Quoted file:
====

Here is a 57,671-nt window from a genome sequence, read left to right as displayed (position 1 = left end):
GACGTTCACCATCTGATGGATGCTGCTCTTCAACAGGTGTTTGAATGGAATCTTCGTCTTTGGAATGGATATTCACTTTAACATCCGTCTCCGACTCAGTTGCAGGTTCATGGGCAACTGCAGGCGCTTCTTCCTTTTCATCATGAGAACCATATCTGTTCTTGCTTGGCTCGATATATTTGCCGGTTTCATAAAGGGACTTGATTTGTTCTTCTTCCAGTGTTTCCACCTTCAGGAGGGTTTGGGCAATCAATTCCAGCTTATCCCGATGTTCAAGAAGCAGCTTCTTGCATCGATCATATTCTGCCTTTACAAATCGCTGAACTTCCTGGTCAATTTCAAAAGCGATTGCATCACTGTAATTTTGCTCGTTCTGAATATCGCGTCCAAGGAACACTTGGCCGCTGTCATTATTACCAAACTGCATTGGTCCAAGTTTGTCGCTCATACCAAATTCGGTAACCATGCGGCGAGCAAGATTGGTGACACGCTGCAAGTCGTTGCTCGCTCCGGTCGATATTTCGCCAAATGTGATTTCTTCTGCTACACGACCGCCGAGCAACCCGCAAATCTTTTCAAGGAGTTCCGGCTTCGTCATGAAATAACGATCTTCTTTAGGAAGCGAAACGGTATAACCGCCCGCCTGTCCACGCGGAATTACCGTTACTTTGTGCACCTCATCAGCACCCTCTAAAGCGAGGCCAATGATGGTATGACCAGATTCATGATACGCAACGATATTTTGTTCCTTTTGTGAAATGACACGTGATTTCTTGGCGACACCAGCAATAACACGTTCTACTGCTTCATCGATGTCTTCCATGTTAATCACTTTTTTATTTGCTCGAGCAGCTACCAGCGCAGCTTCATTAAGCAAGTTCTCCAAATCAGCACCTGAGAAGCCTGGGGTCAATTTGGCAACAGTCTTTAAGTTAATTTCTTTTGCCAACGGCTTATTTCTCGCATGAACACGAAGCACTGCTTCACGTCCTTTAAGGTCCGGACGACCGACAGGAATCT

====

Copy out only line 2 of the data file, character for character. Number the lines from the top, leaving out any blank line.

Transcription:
GACGTTCACCATCTGATGGATGCTGCTCTTCAACAGGTGTTTGAATGGAATCTTCGTCTTTGGAATGGATATTCACTTTAACATCCGTCTCCGACTCAGTTGCAGGTTCATGGGCAACTGCAGGCGCTTCTTCCTTTTCATCATGAGAACCATATCTGTTCTTGCTTGGCTCGATATATTTGCCGGTTTCATAAAGGGACTTGATTTGTTCTTCTTCCAGTGTTTCCACCTTCAGGAGGGTTTGGGCAATCAATTCCAGCTTATCCCGATGTTCAAGAAGCAGCTTCTTGCATCGATCATATTCTGCCTTTACAAATCGCTGAACTTCCTGGTCAATTTCAAAAGCGATTGCATCACTGTAATTTTGCTCGTTCTGAATATCGCGTCCAAGGAACACTTGGCCGCTGTCATTATTACCAAACTGCATTGGTCCAAGTTTGTCGCTCATACCAAATTCGGTAACCATGCGGCGAGCAAGATTGGTGACACGCTGCAAGTCGTTGCTCGCTCCGGTCGATATTTCGCCAAATGTGATTTCTTCTGCTACACGACCGCCGAGCAACCCGCAAATCTTTTCAAGGAGTTCCGGCTTCGTCATGAAATAACGATCTTCTTTAGGAAGCGAAACGGTATAACCGCCCGCCTGTCCACGCGGAATTACCGTTACTTTGTGCACCTCATCAGCACCCTCTAAAGCGAGGCCAATGATGGTATGACCAGATTCATGATACGCAACGATATTTTGTTCCTTTTGTGAAATGACACGTGATTTCTTGGCGACACCAGCAATAACACGTTCTACTGCTTCATCGATGTCTTCCATGTTAATCACTTTTTTATTTGCTCGAGCAGCTACCAGCGCAGCTTCATTAAGCAAGTTCTCCAAATCAGCACCTGAGAAGCCTGGGGTCAATTTGGCAACAGTCTTTAAGTTAATTTCTTTTGCCAACGGCTTATTTCTCGCATGAACACGAAGCACTGCTTCACGTCCTTTAAGGTCCGGACGACCGACAGGAATCT